Ten Key Components of Drug Court
The early drug courts were planned to meet the specific needs of local
law enforcement, courts and communities. However, many other jurisdictions
used those as models and established similar goals in starting their own
courts. The National Association of Drug Court Professionals' (NADCP)
Standards Committee developed a manual on drug courts which sets forth
ten key elements of successful drug courts:
1. Integrate alcohol and other drug treatment services with justice
system case processing. Cecil County has developed a post-plea drug
court program which institutes a team approach toward tying to stop drug
abuse and related criminal activity through the judicial system. It is
our hope that through the Adult Drug Treatment Court (ADTC) Program we
can motivate offenders to enter treatment and work with treatment providers
to ensure their success. Through a collaborative process with all of the
team members the participants will receive incentives or sanctions based
on their progress.
2. Use a non-adversarial approach in which prosecution and defense
counsel promote public safety while protecting participants' due process
rights. Our State’s Attorney and Public Defender have committed
to working together as a team to focus on the participant’s recovery.
The State’s Attorney will screen candidates to ensure they meet
the established eligibility requirements. The Public Defender will collaborate
with a participant’s attorney as well as with the participant to
inform them of the drug court process.
3. Identify eligible participants early for immediate referral to
the program. Substance abuse problems may be easier to identify after
offenders are arrested. When experiencing the crisis of arrest, offenders
may be more open to pursuing treatment because the consequences of drug
use are much more obvious at that time. Law enforcement agencies, community
members, attorneys, or any interested party can use this crisis as a way
to engage the offender in the ADTC program. Referral forms are available
throughout out the community or from the Court.
4. Provide access to a continuum of treatment and rehabilitation services.
Only part of offenders' treatment takes place in the courtroom or in formal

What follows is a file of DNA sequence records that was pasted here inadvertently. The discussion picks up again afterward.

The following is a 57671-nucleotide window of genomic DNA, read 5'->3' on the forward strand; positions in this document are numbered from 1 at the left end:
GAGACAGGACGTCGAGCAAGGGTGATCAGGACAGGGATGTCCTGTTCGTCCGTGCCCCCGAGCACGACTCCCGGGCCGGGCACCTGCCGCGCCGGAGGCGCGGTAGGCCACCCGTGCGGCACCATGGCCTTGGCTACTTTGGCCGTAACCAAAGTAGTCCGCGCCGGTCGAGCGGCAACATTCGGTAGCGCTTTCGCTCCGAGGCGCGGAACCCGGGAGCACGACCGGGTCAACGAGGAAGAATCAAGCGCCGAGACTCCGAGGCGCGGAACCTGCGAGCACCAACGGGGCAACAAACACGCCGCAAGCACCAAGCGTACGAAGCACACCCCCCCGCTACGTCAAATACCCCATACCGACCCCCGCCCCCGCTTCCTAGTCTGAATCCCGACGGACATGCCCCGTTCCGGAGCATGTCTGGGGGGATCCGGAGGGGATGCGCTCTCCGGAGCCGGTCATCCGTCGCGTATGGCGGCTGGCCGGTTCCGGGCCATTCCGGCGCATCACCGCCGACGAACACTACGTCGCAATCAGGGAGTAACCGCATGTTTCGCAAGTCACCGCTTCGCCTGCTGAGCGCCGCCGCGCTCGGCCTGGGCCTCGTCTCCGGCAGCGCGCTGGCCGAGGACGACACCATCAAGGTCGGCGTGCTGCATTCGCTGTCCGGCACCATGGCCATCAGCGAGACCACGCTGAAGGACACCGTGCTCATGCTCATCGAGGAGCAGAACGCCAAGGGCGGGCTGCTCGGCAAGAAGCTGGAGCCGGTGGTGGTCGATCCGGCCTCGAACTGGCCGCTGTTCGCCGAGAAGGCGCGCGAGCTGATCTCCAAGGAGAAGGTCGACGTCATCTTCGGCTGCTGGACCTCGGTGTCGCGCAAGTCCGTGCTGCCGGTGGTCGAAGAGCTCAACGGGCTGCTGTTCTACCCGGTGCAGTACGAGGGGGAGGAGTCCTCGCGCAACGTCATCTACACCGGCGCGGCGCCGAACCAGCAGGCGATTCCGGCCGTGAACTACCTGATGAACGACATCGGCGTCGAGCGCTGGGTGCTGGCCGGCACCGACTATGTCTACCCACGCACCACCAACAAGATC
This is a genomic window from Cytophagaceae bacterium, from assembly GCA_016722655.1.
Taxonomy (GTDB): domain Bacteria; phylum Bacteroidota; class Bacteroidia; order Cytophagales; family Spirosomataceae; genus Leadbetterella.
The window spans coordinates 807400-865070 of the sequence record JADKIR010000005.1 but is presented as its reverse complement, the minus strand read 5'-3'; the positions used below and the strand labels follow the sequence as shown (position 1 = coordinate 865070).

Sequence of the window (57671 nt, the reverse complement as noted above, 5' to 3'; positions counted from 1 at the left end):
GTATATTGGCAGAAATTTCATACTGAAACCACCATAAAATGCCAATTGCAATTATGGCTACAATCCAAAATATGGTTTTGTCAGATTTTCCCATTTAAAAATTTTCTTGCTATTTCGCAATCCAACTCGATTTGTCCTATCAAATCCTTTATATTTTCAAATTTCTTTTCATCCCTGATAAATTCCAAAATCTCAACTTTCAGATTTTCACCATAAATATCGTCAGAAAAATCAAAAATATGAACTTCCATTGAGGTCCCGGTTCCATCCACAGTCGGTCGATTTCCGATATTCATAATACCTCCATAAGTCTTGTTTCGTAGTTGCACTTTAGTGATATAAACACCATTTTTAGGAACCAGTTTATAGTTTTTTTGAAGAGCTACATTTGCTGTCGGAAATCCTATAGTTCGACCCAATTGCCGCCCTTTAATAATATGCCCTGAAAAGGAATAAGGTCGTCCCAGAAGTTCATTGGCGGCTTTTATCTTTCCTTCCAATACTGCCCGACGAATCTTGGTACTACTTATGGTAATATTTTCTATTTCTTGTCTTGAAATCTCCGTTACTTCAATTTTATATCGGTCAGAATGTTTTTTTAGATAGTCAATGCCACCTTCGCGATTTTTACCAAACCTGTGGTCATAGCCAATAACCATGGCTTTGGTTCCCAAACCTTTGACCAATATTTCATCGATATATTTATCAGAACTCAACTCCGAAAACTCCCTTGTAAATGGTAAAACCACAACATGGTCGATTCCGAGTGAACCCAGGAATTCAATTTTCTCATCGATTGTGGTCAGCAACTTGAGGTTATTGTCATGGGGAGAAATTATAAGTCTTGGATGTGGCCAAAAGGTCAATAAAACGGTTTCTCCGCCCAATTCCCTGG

treatment settings. Through the Division of Parole and Probation, agents
will assist in creating a therapeutic team approach to assist with secondary
issues, such as housing and unemployment. If these issues are not addressed,
successful substance abuse treatment will be compromised. Offenders need
access to a full range of services as one size does not fit all.
5. Monitor abstinence by frequent drug testing. Drug testing is
the most reliable, objective way to detect recent drug use. A drug testing
system ensures individual accountability and helps gauge participant's
progress and compliance with the program. These services will be provided
through the Cecil County Detention Center, CARC Unit. Participants will
be randomly tested twice per week through urinalysis and/or Alco Monitor.
All results will be forward to the Drug Court Coordinator.
6. Coordinate court and treatment program responses to participants'
compliance or lack of compliance, including contingency contracts that
involve participants in their own sanctions and incentives. The Cecil
County ADTC team will recommend rewards and sanctions that will promote
ending drug use. The ADTC Judge will impose graduated sanctions, when
necessary, in response to non-compliance with treatment and/or the program.
When participants are to be recognized for positive progress and compliance
with the program guidelines, rewards will be enthusiastically presented
by the ADTC Judge as well as the team.
7. Require ongoing judicial interaction with drug court participants.
The ADTC Judge has taken the lead with our drug court team. Through the
Judicial process, participants will be referred to the Cecil County Health
Department for assessment and treatment, when possible and appropriate.
Through the supervision of our ADTC Judge, participants will understand
that someone in authority cares about their progress and success. Ultimately,
this involvement by the ADTC Judge will increase the chance that participants
will remain in the program.
8. Monitor and evaluate achievement of program goals and program effectiveness.
The goals and objectives of Cecil County ADTC are measurable, achievable,
and realistic. This outcome data will be used to provide accountability
to funding agencies and policy makers. The anticipated positive outcomes
will increase the likelihood that the Cecil County ADTC program will continue
to receive funding and community support.
9. Promote effective drug court planning through interdisciplinary
education of planning teams. The Cecil County ADTC team members,
as well as those indirectly involved in the program, will continue to
receive training and education through AOC, Federal and local trainings.
Implementing the training and education obtained will ensure that the
ADTC’s goals and policies are understood, reasonable and realistic.
It will also provide opportunities for ongoing interaction between personnel
from different agencies.
10. Forge partnerships among drug courts, public agencies and community-based
organizations. The Cecil County ADTC will work to create partnerships
among organizations dedicated to rehabilitating substance abusing offenders.
By establishing multiplepartnerships, more services are available to participants
during and after the program. Increased resources lead to a higher program
success rate, improved life skills and a more fulfilling, appropriate
lifestyle for the participant and their family.